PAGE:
14. The method of claim 13, bypassing a portion of said mixed flow away from said device, and determining the amount so bypassed in order to supply a small enough volume of the mixed first and second fluids suitable for used by said device and yet large enough to permit efficient generation of known concentrations of said first fluid in said second fluid, and wherein the amount of mixed flow generated is determined by determining the amount of the mixed flow taken by the device and the amount of the mixed flow bypassed and by the addition of said last mentioned two amounts.
15. The method of claim 1, said pressure restrictor means comprising a capillary tube formed of stainless steel, having a length of about 9 feet, and an inside diameter of about 0.010 inch.
16. Apparatus for generating a mixture of fluids containing a known concentration of a first fluid in a second fluid comprising a mixing chamber, means for holding said mixing chamber at a first known pressure, means to flow second fluid to saturating means containing said first fluid to produce a stream of said second fluid saturated with said first fluid out of said saturating means, means for holding said saturating means at a known temperature and a second known pressure, pressure restrictor means for reducing the pressure of a stream flowing therethrough, means to flow a selected stream of second fluid or said saturated stream to said mixing chamber via said pressure restrictor means and to flow the other of second fluid or said saturated stream directly to said mixing chamber, wherein said temperature and said first and second pressures are selected for said first and second fluids so that said first and second fluids will mix in said mixing chamber in the gaseous state, means for restricting the mixed flow out of said mixing chamber to thereby control the amount of the mixed flow out of said mixing chamber, and means for determining the amounts of said selected stream and of said mixed flow to thereby determine the concentration of said first fluid in said second fluid.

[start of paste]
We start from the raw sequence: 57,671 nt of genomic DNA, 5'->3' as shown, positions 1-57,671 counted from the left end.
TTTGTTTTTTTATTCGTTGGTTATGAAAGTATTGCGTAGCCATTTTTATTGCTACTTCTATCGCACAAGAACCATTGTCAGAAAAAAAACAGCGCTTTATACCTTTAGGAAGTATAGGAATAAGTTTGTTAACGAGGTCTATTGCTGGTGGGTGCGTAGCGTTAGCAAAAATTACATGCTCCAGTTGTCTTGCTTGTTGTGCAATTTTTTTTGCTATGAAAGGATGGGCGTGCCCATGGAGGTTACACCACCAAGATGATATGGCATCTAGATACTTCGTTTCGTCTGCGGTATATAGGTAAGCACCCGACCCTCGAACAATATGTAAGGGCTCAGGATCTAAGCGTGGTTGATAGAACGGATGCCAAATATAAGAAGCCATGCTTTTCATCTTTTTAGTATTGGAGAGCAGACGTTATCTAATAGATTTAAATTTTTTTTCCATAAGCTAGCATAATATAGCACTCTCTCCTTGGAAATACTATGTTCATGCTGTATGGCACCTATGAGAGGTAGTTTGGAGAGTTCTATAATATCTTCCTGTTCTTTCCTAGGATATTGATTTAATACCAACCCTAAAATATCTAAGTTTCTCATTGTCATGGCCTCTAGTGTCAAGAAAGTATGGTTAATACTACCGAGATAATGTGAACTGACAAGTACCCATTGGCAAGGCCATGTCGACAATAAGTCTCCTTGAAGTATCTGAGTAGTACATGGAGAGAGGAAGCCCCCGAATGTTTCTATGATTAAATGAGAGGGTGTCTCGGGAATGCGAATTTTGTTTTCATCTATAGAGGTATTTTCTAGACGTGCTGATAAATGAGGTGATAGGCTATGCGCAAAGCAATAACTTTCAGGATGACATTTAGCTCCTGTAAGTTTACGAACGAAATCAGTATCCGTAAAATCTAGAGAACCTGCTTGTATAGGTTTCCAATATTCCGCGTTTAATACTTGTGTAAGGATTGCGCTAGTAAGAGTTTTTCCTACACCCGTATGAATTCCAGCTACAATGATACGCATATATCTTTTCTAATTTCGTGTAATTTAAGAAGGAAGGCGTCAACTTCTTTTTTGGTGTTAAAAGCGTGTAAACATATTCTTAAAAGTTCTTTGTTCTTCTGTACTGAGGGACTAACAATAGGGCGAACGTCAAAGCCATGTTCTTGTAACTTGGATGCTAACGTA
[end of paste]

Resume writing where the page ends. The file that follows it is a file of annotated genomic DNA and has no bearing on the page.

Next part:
17. The apparatus of claim 16, wherein said selected stream is said saturated stream.
18. The apparatus of claim 17, wherein said first fluid is water and the concentration of water in said second fluid is determined according to the relationship: where Pwater is the vapor pressure of water at said temperature of the saturating means; wet flow is the amount of the flow out of the saturating means; Ptotal is said second pressure of said saturating means; and total flow is the amount of the mixed flow leaving the mixing chamber.